Many people don’t know that Enos is the 8th largest private landowner in the U.S., including a modest 124,00-acre ranch in Augusta, Montana; a Pacific Coast Highway beach house in Malibu where Dodi Fayed, Princess Diana’s companion once lived, along with numerous residences in the state of Colorado where Enos owns the Colorado Avalanche, the Denver Nuggets and the Colorado Rapids soccer team.

Enos wasn’t present at the Peacock press conference and why would he be?

David said that the newly proposed riverfront stadium was far from being too little, too late.

The proposed 64,000-seat stadium with an additional 7,500 luxury boxes tacked on would cost somewhere between $860-$985 million. The Rams and the NFL would cover half the cost, the remaining funds would come through tax credits and other public financing along with seat licensing fees. According to Mr. Peacock, no new taxes or bonds would be needed to pay for this new open air stadium.

Still, the money will have to come from somewhere and those in the St. Louis region are probably quite dubious of the funding. Many will come out and say that we should take all the money that would be spent to try and keep an NFL team and instead spend it on our schools or re-building something – anything – just no more money tossed at keeping an NFL franchise.

I am on the fence on this one.

We’ve been Rams season ticket holders since the second year they arrived. We paid for our PSL and I’d love to hear if we’d get any kind of a deal in transferring it over to the new stadium.

On the bigger picture, I believe St. Louis needs an NFL team. I believe we need to continue to re-vitalize our downtown and the prospect of having a stadium that could be home to the Rams as well as an MLS franchise, built in an area that is currently doing absolutely nothing for the economic future of St. Louis is enticing.

But I am just one person.

St. Louis has long had a NIMBY attitude – Not In My Back Yard. By and large, this is not a very forward-thinking community. We are resistant to change. We are way too content with the status quo. And all the little kingdoms that make up the St. Louis region have made it very difficult to move forward as a community. There is a huge disparity between the haves and have-nots. Corporations are not moving into this area. They are moving out.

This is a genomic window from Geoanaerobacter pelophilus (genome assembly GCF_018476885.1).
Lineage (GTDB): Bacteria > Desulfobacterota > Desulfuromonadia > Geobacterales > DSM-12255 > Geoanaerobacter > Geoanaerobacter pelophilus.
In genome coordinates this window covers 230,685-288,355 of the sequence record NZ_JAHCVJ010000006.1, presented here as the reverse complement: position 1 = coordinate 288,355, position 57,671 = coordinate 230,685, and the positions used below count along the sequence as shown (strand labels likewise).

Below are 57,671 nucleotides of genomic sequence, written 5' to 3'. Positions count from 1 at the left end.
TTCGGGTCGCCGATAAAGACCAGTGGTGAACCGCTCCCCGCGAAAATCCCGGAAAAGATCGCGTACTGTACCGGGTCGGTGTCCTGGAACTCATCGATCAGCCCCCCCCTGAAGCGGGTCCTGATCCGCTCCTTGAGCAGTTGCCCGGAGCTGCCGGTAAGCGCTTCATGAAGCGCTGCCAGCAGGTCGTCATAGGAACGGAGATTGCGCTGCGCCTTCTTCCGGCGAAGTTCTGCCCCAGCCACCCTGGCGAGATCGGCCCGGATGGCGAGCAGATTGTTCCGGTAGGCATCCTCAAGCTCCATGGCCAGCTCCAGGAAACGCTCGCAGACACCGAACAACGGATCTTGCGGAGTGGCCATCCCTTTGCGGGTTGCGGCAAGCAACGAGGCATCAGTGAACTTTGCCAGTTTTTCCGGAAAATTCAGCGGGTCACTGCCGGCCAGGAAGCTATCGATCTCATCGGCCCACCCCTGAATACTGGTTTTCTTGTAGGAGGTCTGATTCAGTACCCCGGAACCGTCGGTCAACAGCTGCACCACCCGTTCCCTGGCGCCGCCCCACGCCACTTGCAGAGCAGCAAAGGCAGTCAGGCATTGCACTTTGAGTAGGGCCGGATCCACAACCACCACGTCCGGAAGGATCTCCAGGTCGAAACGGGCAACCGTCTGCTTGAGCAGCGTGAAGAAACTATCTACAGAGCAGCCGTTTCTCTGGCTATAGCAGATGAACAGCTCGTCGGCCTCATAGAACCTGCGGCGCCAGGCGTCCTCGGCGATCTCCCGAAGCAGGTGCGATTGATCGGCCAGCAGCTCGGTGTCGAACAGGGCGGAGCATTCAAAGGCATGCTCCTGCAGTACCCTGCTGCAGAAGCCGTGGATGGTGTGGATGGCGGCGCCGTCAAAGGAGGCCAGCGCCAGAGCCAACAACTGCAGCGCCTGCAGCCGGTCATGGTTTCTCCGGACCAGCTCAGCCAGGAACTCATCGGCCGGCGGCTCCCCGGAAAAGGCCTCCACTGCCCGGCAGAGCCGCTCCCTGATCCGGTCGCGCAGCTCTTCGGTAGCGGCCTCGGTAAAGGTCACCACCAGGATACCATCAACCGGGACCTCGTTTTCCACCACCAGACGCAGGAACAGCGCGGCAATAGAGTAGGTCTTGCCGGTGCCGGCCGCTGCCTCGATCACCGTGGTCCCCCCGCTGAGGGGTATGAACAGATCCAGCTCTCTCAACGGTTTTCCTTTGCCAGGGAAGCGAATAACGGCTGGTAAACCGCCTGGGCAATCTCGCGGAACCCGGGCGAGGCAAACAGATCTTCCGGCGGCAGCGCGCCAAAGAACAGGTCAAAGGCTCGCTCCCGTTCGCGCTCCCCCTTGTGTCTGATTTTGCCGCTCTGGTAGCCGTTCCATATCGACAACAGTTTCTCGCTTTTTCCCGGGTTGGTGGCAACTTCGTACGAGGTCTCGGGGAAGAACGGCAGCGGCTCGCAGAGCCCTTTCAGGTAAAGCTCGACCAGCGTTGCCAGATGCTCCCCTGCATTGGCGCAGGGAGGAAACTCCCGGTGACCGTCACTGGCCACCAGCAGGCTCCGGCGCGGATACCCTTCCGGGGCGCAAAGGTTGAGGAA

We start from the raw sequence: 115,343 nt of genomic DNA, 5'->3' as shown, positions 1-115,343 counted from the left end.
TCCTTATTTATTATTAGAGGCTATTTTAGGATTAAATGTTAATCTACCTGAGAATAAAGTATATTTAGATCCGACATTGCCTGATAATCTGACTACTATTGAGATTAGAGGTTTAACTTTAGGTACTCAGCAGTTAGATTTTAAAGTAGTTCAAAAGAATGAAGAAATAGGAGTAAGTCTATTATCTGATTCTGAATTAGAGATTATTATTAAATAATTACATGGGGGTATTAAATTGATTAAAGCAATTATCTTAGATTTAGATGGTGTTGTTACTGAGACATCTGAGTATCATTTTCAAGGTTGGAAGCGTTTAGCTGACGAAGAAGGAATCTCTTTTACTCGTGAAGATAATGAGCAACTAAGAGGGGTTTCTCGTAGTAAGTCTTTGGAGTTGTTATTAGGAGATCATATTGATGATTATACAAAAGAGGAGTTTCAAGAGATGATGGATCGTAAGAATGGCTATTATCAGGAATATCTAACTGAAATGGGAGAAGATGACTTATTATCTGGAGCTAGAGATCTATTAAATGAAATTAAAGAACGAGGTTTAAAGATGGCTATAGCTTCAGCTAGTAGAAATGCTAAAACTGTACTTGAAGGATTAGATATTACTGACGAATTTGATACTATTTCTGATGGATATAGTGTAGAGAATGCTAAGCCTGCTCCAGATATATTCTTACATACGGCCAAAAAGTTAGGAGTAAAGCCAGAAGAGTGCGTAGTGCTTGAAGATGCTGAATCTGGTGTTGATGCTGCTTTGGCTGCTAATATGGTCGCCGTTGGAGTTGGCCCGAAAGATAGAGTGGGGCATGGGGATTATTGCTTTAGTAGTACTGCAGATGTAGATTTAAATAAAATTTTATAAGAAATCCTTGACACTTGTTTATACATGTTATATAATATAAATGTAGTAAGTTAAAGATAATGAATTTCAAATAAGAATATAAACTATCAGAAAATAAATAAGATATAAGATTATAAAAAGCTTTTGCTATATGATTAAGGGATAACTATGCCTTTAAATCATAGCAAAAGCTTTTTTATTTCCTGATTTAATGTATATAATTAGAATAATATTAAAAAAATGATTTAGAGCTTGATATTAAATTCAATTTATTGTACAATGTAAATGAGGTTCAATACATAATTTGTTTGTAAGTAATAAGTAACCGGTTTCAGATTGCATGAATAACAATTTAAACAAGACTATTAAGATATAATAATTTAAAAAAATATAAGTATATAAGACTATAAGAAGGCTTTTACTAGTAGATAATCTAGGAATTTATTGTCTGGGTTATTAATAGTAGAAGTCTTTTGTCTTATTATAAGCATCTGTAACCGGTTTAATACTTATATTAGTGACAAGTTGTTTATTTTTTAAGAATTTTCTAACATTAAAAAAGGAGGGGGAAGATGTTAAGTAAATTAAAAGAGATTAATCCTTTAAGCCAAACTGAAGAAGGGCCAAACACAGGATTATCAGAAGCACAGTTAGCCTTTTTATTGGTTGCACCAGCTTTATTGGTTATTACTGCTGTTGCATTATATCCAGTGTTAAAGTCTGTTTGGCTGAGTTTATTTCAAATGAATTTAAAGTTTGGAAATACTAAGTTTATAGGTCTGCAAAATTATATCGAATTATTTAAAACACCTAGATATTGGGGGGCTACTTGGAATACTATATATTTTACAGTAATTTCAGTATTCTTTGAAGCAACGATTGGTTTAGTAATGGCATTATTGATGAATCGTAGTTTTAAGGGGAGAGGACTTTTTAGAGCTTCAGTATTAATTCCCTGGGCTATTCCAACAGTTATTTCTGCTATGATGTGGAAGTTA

St. Louis is a city on the brink. Over the past year, our national reputation has taken a beating and the media have added fuel to that fire.

Enos knows all of this.

He knows that when it comes time to buck up, St. Louis will probably punt.




Saying goodbye to my Dad

“Hi, pal.”

Those were the words my Dad would greet me with for as long as I can remember.

Every weekday when I was a kid, I’d be in our living room chair, waiting for him to come home from his job at Union Electric. He’d walk through the door, hand me the afternoon copy of the Post-Dispatch and greet me with “Hi, pal.”

That simple, two-word greeting continued through my teen years, on into my 20s, my 30s, 40s and 50s.

Frank X. Blood died on December 20, 2014. He was 88 with an 89th birthday coming up in February.

It was a peaceful death, surrounded by family.

Dad had gone into the hospital the Tuesday after Thanksgiving. He had come down with a bad case of the flu. The flu turned into pneumonia. The pneumonia led to some other health issues and in the end, his body was just too tired.

The day of his death, we kind of all new it was no longer a matter of if he might die, but sadly, when. It was my sister’s birthday. It was the day before my family was set to depart on a long-planned trip to London to visit Tom Jr., who is spending his junior year in college at Oxford University.

When we left for London early the next morning, it was with a heavy heart, knowing that upon our return, there would be no more sharing my adventures with my Dad. No more, “Hi, pal” greetings awaiting me.

It’s hard when you lose a parent. It’s really hard when you lose them both and you realize you’re now flying solo on your journey of life.

Yesterday, we had a 5-hour stream of people that dropped by the funeral home to pay their respects to my Dad. Today, was his funeral. My brother, the Reverend Monsignor Francis X. Blood led the Mass, accompanied by 26 other priests. Frank gave a strong homily. I gave the eulogy. Combined, the two perspectives shed some real insight on the life my Dad lived.

It was a tough two days to go through. At the same time, it was the coming together of family and friends to celebrate, recognize and remember what a great man my Dad was.

I have so many memories of my Dad. He taught me so much. Encouraged me. Backed me. Praised and raised me. He taught me the importance of always trying your hardest and giving your best.

The day that he died, as his breaths became shorter and we saw that life was slipping away, I came to the realization that I would never hear him say, “Hi, pal” again.

I grabbed his hand, squeezing it, hoping that he would squeeze back.

He was just too tired.

So I shut my eyes and took myself back – to my childhood, to my teen years, to every year – letting the memories wash over me and strengthening me in my resolve to carry on and try and live my life like he lived his.

“Hi, pal.”

Forever and always.